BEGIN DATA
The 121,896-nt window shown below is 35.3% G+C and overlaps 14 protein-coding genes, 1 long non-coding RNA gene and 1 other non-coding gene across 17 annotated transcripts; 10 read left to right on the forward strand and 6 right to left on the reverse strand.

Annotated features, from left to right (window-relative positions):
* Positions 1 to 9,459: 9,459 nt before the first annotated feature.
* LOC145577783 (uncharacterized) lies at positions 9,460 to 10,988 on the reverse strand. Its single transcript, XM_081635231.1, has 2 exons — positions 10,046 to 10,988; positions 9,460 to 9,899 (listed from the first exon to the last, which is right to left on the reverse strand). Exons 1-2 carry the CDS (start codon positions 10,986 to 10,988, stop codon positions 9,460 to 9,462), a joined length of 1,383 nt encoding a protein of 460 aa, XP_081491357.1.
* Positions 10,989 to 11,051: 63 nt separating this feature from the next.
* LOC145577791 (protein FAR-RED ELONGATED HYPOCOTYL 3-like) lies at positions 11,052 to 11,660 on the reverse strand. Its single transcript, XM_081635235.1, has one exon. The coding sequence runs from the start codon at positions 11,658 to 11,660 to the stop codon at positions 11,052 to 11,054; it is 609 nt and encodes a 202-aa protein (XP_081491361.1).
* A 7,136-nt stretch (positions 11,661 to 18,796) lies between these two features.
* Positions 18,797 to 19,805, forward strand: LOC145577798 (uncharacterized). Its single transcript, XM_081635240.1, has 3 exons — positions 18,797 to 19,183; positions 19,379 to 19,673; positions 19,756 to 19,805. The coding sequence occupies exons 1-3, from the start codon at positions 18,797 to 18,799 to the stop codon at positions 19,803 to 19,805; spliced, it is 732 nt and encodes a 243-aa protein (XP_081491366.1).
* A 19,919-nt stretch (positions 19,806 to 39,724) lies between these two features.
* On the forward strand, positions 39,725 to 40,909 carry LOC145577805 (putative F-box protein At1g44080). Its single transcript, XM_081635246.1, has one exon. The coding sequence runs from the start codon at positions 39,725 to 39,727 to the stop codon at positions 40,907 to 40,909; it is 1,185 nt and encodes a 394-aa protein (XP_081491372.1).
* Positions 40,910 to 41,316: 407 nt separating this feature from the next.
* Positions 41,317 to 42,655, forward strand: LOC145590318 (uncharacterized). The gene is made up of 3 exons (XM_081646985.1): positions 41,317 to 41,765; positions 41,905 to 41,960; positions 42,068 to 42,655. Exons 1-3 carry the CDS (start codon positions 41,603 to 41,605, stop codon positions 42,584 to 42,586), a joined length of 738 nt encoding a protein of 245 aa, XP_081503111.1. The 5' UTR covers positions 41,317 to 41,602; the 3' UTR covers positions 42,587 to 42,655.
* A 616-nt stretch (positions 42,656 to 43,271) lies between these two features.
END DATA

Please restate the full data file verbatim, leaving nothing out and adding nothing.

The 121,896-nt window shown below is 35.3% G+C and overlaps 14 protein-coding genes, 1 long non-coding RNA gene and 1 other non-coding gene across 17 annotated transcripts; 10 read left to right on the forward strand and 6 right to left on the reverse strand.

Annotated features, from left to right (window-relative positions):
* Positions 1 to 9,459: 9,459 nt before the first annotated feature.
* LOC145577783 (uncharacterized) lies at positions 9,460 to 10,988 on the reverse strand. Its single transcript, XM_081635231.1, has 2 exons — positions 10,046 to 10,988; positions 9,460 to 9,899 (listed from the first exon to the last, which is right to left on the reverse strand). Exons 1-2 carry the CDS (start codon positions 10,986 to 10,988, stop codon positions 9,460 to 9,462), a joined length of 1,383 nt encoding a protein of 460 aa, XP_081491357.1.
* Positions 10,989 to 11,051: 63 nt separating this feature from the next.
* LOC145577791 (protein FAR-RED ELONGATED HYPOCOTYL 3-like) lies at positions 11,052 to 11,660 on the reverse strand. Its single transcript, XM_081635235.1, has one exon. The coding sequence runs from the start codon at positions 11,658 to 11,660 to the stop codon at positions 11,052 to 11,054; it is 609 nt and encodes a 202-aa protein (XP_081491361.1).
* A 7,136-nt stretch (positions 11,661 to 18,796) lies between these two features.
* Positions 18,797 to 19,805, forward strand: LOC145577798 (uncharacterized). Its single transcript, XM_081635240.1, has 3 exons — positions 18,797 to 19,183; positions 19,379 to 19,673; positions 19,756 to 19,805. The coding sequence occupies exons 1-3, from the start codon at positions 18,797 to 18,799 to the stop codon at positions 19,803 to 19,805; spliced, it is 732 nt and encodes a 243-aa protein (XP_081491366.1).
* A 19,919-nt stretch (positions 19,806 to 39,724) lies between these two features.
* On the forward strand, positions 39,725 to 40,909 carry LOC145577805 (putative F-box protein At1g44080). Its single transcript, XM_081635246.1, has one exon. The coding sequence runs from the start codon at positions 39,725 to 39,727 to the stop codon at positions 40,907 to 40,909; it is 1,185 nt and encodes a 394-aa protein (XP_081491372.1).
* Positions 40,910 to 41,316: 407 nt separating this feature from the next.
* Positions 41,317 to 42,655, forward strand: LOC145590318 (uncharacterized). The gene is made up of 3 exons (XM_081646985.1): positions 41,317 to 41,765; positions 41,905 to 41,960; positions 42,068 to 42,655. Exons 1-3 carry the CDS (start codon positions 41,603 to 41,605, stop codon positions 42,584 to 42,586), a joined length of 738 nt encoding a protein of 245 aa, XP_081503111.1. The 5' UTR covers positions 41,317 to 41,602; the 3' UTR covers positions 42,587 to 42,655.
* A 616-nt stretch (positions 42,656 to 43,271) lies between these two features.